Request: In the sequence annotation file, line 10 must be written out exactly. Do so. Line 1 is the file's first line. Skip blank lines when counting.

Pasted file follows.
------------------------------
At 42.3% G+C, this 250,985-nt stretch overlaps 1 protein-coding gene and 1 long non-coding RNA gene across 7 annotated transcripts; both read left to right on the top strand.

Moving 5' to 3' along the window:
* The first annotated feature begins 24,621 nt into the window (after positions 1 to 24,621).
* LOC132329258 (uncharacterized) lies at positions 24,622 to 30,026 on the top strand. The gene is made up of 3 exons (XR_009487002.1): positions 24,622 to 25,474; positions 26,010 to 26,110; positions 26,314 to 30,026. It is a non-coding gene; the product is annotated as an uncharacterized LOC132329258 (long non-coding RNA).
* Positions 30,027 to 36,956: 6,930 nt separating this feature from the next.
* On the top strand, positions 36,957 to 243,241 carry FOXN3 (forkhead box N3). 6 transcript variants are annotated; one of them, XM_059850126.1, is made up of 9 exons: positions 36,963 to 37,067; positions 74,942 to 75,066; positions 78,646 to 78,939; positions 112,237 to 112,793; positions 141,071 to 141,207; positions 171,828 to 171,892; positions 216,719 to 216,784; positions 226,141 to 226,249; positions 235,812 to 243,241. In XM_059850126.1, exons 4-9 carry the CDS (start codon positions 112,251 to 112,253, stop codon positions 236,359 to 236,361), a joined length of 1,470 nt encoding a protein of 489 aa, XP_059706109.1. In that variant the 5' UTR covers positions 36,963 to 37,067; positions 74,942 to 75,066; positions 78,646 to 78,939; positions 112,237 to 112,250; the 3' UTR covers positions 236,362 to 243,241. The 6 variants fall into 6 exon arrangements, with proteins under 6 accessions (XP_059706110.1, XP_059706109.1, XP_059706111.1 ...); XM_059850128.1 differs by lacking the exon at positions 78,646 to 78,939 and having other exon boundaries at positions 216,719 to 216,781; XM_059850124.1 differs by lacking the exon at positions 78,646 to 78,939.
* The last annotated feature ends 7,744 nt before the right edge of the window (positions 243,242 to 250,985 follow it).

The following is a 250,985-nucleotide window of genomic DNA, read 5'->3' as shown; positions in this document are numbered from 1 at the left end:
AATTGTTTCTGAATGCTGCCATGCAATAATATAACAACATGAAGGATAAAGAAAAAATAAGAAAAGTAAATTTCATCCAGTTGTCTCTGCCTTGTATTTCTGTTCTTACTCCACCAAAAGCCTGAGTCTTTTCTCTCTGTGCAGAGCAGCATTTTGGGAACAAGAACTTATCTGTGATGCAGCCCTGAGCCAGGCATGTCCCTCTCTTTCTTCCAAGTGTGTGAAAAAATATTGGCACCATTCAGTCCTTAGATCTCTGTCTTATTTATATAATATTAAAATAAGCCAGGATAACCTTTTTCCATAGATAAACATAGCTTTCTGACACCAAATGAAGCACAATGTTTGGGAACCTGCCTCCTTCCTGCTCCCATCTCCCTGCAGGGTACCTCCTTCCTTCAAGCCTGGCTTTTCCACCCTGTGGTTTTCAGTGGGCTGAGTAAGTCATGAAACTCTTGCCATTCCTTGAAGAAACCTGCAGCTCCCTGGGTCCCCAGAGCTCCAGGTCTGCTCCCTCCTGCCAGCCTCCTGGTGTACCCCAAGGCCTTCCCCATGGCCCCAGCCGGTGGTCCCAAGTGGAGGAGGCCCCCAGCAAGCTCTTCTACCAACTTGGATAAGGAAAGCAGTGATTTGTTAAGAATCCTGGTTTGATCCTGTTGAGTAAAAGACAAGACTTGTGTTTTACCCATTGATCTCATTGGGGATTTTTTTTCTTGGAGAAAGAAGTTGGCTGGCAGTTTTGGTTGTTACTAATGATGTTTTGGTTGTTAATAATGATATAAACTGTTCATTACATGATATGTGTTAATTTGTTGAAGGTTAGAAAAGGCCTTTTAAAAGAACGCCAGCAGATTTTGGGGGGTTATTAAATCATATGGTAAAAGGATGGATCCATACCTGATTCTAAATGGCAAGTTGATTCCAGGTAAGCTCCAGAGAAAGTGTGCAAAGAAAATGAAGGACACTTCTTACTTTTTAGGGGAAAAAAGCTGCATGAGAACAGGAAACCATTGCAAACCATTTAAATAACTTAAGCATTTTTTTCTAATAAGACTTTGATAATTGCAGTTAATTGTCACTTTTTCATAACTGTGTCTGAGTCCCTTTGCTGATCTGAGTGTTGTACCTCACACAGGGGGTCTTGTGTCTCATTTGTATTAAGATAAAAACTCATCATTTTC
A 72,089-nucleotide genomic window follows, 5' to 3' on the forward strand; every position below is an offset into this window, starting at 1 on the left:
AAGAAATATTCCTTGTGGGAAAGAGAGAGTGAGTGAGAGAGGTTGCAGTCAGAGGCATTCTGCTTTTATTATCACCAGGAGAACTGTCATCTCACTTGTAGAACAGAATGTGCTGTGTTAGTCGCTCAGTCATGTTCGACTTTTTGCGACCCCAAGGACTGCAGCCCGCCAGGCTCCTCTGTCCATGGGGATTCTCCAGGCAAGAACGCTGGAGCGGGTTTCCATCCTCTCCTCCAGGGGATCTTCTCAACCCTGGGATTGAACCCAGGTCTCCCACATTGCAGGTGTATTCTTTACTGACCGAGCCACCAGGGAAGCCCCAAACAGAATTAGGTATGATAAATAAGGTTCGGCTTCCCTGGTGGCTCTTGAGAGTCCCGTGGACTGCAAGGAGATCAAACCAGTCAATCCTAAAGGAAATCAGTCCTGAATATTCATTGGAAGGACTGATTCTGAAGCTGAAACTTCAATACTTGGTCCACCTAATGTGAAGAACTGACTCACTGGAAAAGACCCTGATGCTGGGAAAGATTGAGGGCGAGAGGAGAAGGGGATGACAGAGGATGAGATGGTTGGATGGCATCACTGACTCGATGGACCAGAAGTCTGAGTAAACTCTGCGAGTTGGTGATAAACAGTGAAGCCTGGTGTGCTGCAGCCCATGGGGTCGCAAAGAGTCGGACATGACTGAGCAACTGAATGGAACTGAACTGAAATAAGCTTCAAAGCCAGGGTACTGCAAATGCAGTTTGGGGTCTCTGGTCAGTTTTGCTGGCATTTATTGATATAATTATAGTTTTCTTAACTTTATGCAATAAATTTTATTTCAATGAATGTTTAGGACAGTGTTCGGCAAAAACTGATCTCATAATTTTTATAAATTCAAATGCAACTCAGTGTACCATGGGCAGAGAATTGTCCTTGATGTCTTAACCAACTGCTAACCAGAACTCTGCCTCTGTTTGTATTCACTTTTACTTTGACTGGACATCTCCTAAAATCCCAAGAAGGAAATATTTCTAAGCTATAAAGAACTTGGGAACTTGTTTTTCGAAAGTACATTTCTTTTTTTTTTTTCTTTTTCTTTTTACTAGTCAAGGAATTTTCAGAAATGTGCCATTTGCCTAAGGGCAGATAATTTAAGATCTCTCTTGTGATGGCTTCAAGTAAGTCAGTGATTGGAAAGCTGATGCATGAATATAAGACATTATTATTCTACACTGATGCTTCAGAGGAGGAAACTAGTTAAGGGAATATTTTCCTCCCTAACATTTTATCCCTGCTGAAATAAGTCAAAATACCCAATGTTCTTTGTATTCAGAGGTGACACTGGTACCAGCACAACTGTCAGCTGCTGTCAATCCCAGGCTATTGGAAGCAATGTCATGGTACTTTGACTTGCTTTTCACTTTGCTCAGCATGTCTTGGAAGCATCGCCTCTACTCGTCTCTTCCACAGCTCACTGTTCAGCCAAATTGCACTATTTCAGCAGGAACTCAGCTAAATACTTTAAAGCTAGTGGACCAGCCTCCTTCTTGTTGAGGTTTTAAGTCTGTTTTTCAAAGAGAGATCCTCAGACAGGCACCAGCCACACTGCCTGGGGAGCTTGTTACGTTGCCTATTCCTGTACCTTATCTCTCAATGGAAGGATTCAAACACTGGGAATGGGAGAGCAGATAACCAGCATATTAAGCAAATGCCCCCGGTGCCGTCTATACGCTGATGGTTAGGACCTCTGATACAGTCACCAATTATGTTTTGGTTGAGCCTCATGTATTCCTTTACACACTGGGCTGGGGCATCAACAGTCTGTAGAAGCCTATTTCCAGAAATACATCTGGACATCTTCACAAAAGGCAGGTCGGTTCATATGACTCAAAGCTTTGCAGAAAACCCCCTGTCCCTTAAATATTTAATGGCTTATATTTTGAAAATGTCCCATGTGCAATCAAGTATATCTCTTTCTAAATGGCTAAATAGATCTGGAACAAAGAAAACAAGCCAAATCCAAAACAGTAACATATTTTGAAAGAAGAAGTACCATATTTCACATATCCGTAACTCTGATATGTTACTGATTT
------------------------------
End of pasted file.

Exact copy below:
A 72,089-nucleotide genomic window follows, 5' to 3' on the forward strand; every position below is an offset into this window, starting at 1 on the left: